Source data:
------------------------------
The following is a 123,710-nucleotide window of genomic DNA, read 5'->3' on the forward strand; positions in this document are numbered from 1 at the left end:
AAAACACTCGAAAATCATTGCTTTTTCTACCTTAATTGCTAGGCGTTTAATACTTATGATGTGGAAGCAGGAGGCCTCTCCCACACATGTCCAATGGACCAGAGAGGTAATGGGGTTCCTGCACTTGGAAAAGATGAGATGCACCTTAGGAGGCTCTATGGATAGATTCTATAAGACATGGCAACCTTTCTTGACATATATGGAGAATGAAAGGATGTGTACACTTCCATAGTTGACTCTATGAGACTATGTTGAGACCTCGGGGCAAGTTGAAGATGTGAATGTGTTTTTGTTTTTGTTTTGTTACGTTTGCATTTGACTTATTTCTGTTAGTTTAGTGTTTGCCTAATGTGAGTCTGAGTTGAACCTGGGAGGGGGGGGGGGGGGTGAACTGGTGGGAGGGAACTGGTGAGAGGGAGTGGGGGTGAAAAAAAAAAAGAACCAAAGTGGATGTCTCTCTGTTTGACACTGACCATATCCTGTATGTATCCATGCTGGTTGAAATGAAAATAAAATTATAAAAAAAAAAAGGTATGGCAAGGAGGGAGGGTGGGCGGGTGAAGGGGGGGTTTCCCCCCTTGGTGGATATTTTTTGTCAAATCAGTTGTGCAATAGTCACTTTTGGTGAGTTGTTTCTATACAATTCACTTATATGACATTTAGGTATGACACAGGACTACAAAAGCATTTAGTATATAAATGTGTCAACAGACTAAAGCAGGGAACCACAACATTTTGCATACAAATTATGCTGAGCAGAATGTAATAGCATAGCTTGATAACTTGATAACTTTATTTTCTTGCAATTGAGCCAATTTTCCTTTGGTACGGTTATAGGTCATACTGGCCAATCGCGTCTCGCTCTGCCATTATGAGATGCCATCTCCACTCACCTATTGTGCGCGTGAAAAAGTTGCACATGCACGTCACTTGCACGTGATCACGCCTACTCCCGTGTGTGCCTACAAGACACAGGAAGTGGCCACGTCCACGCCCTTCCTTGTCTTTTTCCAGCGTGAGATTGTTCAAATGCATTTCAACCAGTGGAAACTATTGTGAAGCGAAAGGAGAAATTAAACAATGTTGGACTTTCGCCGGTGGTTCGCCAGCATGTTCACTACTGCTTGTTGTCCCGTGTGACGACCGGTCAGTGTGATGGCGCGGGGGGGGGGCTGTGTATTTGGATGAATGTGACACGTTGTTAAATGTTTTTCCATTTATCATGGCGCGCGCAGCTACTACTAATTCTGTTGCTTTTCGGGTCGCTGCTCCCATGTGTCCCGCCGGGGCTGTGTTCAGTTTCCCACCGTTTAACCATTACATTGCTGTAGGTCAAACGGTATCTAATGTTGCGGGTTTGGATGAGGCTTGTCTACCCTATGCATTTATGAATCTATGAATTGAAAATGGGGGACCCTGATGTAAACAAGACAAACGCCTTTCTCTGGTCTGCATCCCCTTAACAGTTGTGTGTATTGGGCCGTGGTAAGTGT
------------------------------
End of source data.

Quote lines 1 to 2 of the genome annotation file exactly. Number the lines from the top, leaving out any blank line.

The following is a 123,710-nucleotide window of genomic DNA, read 5'->3' on the forward strand; positions in this document are numbered from 1 at the left end:
AAAACACTCGAAAATCATTGCTTTTTCTACCTTAATTGCTAGGCGTTTAATACTTATGATGTGGAAGCAGGAGGCCTCTCCCACACATGTCCAATGGACCAGAGAGGTAATGGGGTTCCTGCACTTGGAAAAGATGAGATGCACCTTAGGAGGCTCTATGGATAGATTCTATAAGACATGGCAACCTTTCTTGACATATATGGAGAATGAAAGGATGTGTACACTTCCATAGTTGACTCTATGAGACTATGTTGAGACCTCGGGGCAAGTTGAAGATGTGAATGTGTTTTTGTTTTTGTTTTGTTACGTTTGCATTTGACTTATTTCTGTTAGTTTAGTGTTTGCCTAATGTGAGTCTGAGTTGAACCTGGGAGGGGGGGGGGGGGGTGAACTGGTGGGAGGGAACTGGTGAGAGGGAGTGGGGGTGAAAAAAAAAAAGAACCAAAGTGGATGTCTCTCTGTTTGACACTGACCATATCCTGTATGTATCCATGCTGGTTGAAATGAAAATAAAATTATAAAAAAAAAAAGGTATGGCAAGGAGGGAGGGTGGGCGGGTGAAGGGGGGGTTTCCCCCCTTGGTGGATATTTTTTGTCAAATCAGTTGTGCAATAGTCACTTTTGGTGAGTTGTTTCTATACAATTCACTTATATGACATTTAGGTATGACACAGGACTACAAAAGCATTTAGTATATAAATGTGTCAACAGACTAAAGCAGGGAACCACAACATTTTGCATACAAATTATGCTGAGCAGAATGTAATAGCATAGCTTGATAACTTGATAACTTTATTTTCTTGCAATTGAGCCAATTTTCCTTTGGTACGGTTATAGGTCATACTGGCCAATCGCGTCTCGCTCTGCCATTATGAGATGCCATCTCCACTCACCTATTGTGCGCGTGAAAAAGTTGCACATGCACGTCACTTGCACGTGATCACGCCTACTCCCGTGTGTGCCTACAAGACACAGGAAGTGGCCACGTCCACGCCCTTCCTTGTCTTTTTCCAGCGTGAGATTGTTCAAATGCATTTCAACCAGTGGAAACTATTGTGAAGCGAAAGGAGAAATTAAACAATGTTGGACTTTCGCCGGTGGTTCGCCAGCATGTTCACTACTGCTTGTTGTCCCGTGTGACGACCGGTCAGTGTGATGGCGCGGGGGGGGGGCTGTGTATTTGGATGAATGTGACACGTTGTTAAATGTTTTTCCATTTATCATGGCGCGCGCAGCTACTACTAATTCTGTTGCTTTTCGGGTCGCTGCTCCCATGTGTCCCGCCGGGGCTGTGTTCAGTTTCCCACCGTTTAACCATTACATTGCTGTAGGTCAAACGGTATCTAATGTTGCGGGTTTGGATGAGGCTTGTCTACCCTATGCATTTATGAATCTATGAATTGAAAATGGGGGACCCTGATGTAAACAAGACAAACGCCTTTCTCTGGTCTGCATCCCCTTAACAGTTGTGTGTATTGGGCCGTGGTAAGTGT